The IPCC has studied four types of coastal geographies exposed to the risks linked to sea-level rise: large coastal cities such as Shanghai, New York and Rotterdam; large agricultural deltas such as the Ganges River Delta; urbanised islands in atolls and Arctic communities. Beyond the material damage and displacement of directly exposed populations, the food security of entire regions is also at stake.
The water is already rising
The average sea-level rise has been about 2 mm per year since 1880. In total, the waters rose by 17 cm in the 20th century, and its pace seems to be accelerating: NASA estimated the rise at 8 mm per year between 1992 and 2015. This high figure suggests that the oceans could swell very rapidly by the end of the century, even though the ranges are wide and the forecasts difficult to make. Moreover, there will be wide variation from region to region, and some will inevitably suffer more.
This phenomenon is due to global warming: the ice is gradually melting and the oceans are expanding as their temperature rises. Some densely populated countries are particularly exposed, such as China, India, Bangladesh, Vietnam and Indonesia.
The Asian Development Bank estimates that 42 million Indonesian homes will be flooded by 2050 and 2,000 islands will be submerged by rising sea levels. The submergence of the Indonesian coast is not a distant projection; the catastrophe is under way and its effects are visible: many archipelago inhabitants have already been forced to leave their homes.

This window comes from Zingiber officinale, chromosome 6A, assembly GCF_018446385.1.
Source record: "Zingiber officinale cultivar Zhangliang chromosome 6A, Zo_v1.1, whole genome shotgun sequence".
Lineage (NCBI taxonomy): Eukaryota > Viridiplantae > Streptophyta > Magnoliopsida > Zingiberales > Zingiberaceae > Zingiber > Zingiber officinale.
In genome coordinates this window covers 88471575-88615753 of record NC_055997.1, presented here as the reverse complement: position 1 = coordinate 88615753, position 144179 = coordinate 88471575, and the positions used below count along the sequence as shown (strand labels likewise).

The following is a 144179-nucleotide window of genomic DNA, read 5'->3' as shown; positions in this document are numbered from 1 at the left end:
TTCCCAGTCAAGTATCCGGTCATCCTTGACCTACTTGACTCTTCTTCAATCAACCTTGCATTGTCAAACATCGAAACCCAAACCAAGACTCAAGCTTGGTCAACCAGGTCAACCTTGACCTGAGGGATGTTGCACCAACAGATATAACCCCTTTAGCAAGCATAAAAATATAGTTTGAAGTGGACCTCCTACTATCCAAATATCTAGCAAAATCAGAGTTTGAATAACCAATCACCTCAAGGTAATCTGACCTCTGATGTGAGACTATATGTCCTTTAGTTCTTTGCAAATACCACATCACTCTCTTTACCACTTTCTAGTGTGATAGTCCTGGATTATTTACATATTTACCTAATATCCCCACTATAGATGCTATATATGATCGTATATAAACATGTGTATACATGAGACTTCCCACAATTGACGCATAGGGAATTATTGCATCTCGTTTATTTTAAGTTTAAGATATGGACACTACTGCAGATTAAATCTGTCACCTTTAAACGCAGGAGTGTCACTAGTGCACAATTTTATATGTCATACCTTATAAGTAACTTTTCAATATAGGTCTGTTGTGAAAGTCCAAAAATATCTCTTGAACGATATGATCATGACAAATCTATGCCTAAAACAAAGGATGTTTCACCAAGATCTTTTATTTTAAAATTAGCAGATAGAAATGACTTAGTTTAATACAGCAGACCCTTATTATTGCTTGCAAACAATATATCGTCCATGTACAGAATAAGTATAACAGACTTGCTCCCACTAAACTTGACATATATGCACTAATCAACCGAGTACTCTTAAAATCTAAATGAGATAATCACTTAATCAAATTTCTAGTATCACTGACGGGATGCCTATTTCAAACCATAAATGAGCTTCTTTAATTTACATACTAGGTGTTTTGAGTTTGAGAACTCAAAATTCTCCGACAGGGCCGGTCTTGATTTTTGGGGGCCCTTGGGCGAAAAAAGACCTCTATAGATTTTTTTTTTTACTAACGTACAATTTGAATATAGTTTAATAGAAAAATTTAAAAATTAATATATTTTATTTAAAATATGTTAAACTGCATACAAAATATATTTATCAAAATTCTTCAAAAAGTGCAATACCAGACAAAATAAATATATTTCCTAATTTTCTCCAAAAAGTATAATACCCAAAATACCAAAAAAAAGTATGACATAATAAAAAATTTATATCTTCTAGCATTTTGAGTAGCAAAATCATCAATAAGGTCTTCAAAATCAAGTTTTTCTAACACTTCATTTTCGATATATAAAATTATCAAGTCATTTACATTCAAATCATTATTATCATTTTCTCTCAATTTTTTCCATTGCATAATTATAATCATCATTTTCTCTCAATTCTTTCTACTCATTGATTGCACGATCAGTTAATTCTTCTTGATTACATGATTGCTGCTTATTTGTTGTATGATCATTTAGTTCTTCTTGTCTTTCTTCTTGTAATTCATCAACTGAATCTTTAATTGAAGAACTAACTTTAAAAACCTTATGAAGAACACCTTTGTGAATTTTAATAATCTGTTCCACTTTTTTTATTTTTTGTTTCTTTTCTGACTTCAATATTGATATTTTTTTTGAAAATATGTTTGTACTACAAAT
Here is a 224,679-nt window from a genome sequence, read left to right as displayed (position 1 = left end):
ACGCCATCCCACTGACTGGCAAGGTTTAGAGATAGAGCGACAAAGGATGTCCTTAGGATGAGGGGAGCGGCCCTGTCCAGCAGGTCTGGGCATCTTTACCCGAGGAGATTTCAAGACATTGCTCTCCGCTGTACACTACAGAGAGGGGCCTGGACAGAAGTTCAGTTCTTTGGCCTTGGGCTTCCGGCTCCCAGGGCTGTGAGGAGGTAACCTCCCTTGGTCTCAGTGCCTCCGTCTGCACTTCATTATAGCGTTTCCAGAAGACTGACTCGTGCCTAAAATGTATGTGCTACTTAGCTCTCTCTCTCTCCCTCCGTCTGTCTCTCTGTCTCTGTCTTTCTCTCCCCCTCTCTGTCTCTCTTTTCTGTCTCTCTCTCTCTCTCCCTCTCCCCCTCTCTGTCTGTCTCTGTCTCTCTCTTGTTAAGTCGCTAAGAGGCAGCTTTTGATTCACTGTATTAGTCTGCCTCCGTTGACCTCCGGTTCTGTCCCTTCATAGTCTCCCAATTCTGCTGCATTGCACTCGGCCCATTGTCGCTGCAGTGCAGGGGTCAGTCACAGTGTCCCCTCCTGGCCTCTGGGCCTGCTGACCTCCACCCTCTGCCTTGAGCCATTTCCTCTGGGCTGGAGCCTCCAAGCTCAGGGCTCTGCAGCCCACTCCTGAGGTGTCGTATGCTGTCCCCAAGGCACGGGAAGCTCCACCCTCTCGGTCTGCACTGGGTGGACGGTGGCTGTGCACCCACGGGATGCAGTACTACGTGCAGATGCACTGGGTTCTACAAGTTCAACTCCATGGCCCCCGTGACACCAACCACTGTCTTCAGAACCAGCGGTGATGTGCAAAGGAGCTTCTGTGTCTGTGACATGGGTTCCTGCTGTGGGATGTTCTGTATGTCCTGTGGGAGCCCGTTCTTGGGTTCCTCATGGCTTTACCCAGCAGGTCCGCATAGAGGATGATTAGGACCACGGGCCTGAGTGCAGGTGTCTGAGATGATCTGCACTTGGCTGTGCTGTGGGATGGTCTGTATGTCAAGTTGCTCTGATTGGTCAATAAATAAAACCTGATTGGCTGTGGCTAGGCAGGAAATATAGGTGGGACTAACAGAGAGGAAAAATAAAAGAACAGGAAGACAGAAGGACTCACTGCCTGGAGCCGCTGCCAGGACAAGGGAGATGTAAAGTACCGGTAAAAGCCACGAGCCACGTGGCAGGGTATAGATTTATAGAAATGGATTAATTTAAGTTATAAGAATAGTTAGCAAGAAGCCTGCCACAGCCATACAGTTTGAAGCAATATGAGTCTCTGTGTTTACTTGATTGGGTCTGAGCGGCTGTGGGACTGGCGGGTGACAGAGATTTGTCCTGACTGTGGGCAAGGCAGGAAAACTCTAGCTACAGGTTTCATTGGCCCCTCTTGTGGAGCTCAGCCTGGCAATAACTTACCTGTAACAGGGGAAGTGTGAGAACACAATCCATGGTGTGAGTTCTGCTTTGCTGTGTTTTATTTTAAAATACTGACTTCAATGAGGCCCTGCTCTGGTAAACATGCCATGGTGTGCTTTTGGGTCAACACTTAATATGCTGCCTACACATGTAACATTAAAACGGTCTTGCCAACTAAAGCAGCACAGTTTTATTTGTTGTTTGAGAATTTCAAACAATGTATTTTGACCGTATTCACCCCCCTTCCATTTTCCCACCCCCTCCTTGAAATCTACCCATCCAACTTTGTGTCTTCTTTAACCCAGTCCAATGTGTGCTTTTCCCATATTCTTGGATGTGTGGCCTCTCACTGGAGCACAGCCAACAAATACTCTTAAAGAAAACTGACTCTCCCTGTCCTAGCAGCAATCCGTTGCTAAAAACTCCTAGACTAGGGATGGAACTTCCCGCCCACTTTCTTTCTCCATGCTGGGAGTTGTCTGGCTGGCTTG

A global study published on the 29th of October estimates that, by 2050, 300 million people living on the coast may face flooding at least once a year. Asia appears particularly vulnerable to this humanitarian risk, with 94 million people affected in China, 43 million in Bangladesh, 36 million in India, 31 million in Vietnam, etc.
The United Kingdom will have to find a solution for 3.6 million people, and France will not be spared either: one million people will have to leave their homes within 30 years. At the end of the century, if greenhouse gas emissions remain at their current level, 1.7 million people will have to be rehoused.
There is reason to believe that this study’s figures are underestimated because they do not consider population growth or the trend towards coastal urbanisation. And of course, unless drastic measures are taken, the rise in sea levels will continue after 2100, affecting ever-increasing numbers of people.
What will happen then to the Aldabra rail and its cousin in Guam? Will these flightless birds be able to rely on us?